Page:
For Love of Samu
Our dog, Milo, was adopted by my husband and I soon after we were married. I remember bringing him home in our convertible like it was yesterday. That crazy beagle-spaniel mix just sat there, tongue hanging out, letting the wind tear through his coat.
It seemed like the best day of his life, and we were beside ourselves. Milo was our first baby, you see, and we took him everywhere we went and spoiled him with way too many treats. We even called him “baby” and allowed him on our furniture, although we’d sworn up and down we’d never do that. We bought him a five-star dog bed that we put right next to our fireplace. As far as dog lives go, I think Milo’s was right up there Gary Fisher’s.
Unfortunately for Milo, our human babies came about a year after his arrival.
Oh, he tolerated them as best he could, but let’s face it, he pretty much hated their guts from the get-go. I couldn’t blame him. His needs had taken a backseat to our parenting and he wasn’t getting nearly the amount of walks and tummy rubs that he used to be able to demand like a Lord of the Manor.
By day, when the kids were at school, he was a cuddly, affectionate dog. He slept at my feet as I wrote and licked my husband’s ankles.
But at night, Milo became a beast.
He growled at my son, taking food out of his little hands and leaving him crying without the least bit of remorse. He bit our second daughters toe, drawing blood. So, there! He seemed to say. He growled whenever our youngest daughter even walked into a room.
Our kids desperately wanted a relationship with Milo – wishing he’d sleep in their beds, play with them outside and do all of the things their friend’s dogs seemed to do. But Milo would have none of it.
Still, after a long illness, when we had no choice but to take Milo to the vet and have him put down, I sobbed and heaved, hardly able to pull myself together. I couldn’t even be in the room when he got his shot. That I had to leave to my husband, who petted and whispered to Milo as he slipped into infinity.
Hardly a heartwarming story, but it’s the best I can do.
That’s why I have another one for you. This one is from Michelle Gwynn, and you better get out your handkerchief. This is a pet love story that should go down for the ages.
“Sometimes, love walks into your life and changes it in ways you never expected. In my case, love walked right up to my front door one chilly morning in October, 2002. He had big green eyes, white fur with gray spots, and a loud meow. It was love at first sight.
I was destined to be the local cat lady, and when another feral cat I cared for brought this poor stray to my doorstep, I just couldn’t say no. I named him Samuel Duane. Samu for short. Yep, there’s a story behind the nickname.
The morning Samu came into my life changed everything.
I put out extra food that morning, and took a moment to let him sniff me. I reached out, and he rubbed his head against my hand. He was friendly. I left for work. Eight and a half hours later, I arrived home, parking where I usually park. This time, someone was waiting for me.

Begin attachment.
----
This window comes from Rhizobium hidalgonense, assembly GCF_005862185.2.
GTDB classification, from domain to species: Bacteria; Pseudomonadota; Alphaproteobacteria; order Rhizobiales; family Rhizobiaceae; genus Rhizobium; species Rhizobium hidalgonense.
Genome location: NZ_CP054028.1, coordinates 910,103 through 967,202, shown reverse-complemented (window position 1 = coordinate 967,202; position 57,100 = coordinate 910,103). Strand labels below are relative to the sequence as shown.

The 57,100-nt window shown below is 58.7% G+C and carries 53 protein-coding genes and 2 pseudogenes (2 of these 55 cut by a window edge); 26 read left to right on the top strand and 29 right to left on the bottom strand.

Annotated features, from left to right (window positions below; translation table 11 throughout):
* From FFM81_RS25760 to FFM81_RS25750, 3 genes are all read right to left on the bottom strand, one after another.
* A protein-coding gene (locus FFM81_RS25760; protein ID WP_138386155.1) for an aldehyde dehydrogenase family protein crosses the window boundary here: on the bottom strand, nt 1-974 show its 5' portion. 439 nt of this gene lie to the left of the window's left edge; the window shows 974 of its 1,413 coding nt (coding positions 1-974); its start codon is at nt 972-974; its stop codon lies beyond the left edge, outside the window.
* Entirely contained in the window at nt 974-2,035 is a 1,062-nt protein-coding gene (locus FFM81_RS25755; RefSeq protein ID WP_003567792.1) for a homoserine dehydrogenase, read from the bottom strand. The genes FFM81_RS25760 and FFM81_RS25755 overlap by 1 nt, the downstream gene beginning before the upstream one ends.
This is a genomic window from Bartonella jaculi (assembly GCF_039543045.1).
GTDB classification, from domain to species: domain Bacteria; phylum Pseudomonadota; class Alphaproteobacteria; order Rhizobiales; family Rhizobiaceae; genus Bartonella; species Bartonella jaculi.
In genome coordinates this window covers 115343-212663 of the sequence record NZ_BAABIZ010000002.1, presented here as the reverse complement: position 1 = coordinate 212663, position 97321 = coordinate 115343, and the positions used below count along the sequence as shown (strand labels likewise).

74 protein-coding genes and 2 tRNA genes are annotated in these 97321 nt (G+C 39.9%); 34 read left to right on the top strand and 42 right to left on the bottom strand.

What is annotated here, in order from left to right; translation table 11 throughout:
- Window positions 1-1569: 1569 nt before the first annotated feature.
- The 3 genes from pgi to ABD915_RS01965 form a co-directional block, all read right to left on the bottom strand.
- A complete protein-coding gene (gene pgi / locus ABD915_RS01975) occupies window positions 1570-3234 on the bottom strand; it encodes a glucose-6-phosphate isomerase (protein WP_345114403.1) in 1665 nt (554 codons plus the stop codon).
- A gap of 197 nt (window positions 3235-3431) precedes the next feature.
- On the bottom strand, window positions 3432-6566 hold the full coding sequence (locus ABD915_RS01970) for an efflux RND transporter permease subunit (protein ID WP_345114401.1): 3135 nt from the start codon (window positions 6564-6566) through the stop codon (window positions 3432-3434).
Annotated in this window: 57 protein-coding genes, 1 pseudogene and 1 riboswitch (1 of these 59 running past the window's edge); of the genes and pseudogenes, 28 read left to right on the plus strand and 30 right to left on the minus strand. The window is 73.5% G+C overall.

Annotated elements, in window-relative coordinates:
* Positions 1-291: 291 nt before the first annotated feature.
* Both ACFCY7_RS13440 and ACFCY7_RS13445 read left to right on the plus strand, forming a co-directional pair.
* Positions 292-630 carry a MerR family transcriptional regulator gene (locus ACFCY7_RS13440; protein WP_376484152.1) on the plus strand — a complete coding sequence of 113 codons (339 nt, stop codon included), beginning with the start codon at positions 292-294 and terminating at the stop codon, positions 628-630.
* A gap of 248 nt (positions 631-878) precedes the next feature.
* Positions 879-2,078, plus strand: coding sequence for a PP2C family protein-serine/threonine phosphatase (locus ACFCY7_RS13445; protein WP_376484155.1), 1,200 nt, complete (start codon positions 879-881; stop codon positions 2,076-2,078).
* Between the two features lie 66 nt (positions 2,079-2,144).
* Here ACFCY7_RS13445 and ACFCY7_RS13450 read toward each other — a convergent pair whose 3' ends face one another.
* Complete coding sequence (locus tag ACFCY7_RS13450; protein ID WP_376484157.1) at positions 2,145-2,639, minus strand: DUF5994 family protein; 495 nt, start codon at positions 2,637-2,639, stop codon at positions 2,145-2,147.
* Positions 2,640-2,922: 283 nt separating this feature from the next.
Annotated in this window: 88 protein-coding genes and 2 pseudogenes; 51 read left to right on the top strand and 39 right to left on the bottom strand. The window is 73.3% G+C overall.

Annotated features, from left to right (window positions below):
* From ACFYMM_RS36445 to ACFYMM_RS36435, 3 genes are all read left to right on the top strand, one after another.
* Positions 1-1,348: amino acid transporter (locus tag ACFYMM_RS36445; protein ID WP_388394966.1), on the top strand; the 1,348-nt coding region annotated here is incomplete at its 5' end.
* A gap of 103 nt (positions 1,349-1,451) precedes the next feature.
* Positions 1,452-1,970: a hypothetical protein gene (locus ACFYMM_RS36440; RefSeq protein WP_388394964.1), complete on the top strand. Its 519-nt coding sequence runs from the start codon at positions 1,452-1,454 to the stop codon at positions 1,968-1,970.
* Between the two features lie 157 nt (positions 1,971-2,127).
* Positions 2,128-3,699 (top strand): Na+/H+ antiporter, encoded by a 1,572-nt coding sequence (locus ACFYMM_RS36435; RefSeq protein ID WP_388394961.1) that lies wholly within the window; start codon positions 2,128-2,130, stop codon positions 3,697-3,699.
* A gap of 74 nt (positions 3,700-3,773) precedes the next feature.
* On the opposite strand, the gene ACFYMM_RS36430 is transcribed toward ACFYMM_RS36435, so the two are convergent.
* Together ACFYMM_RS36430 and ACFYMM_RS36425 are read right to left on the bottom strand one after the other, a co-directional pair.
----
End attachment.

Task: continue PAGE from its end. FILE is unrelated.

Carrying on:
“Well, hello there,” I remember saying.
He was very happy to see me, acting more like a hyper dog than a cat. He bounded along beside me all the way to my door. I didn’t quite know what to do with him. He wanted to come in, but I already had two indoor cats, Sophie and Emmie. I was cautious about letting another cat around them without first having him checked out by a vet. Plus, I still didn’t know if he belonged to anyone. Since he was friendly, I figured someone had raised him. I gave him some attention, but kept him outside.
Yet he stuck around.
Finally, after I’d determined Samu was truly on his own, I had his nails trimmed, had the vet treat him for fleas, and brought him home. This time, he got to come inside. It was a test.
Mr. Charmer made himself right at home, and Sophie and Emmie seemed okay with him. Well, damn, now I had to name him. I considered his personality, his distinguished looks, and decided he looked every bit like a Sam. Of course, I’ve never been one to settle for simple names. He needed a full name, including a middle name. Sam became Samuel, and because he was so darned nice, had to be named after my favorite uncle, Duane. Samuel Duane was now an official member of my family. He didn’t even seem to care about going outside anymore. He’d found a home.
I swear, Sam was like the Walmart greeter of cats. Every person who came to visit received his full attention. Even non-cat people fell in love with him. I had to check bags when friends left after a visit to make sure no one was smuggling my cat out.
Then one day, my nice cat showed a nasty side. My brother came by, bringing with him a tiny little black Labrador puppy he’d recently found. Like me, he just can’t let a stray animal go uncared for. My mother happened to be holding the puppy when Sam began snorting like a bull, yowling, and arching his back. All the short hair on his now chubby body stood up like a porcupine. He did not want to share! He kept leaping at my mother’s hands trying to get to the little dog.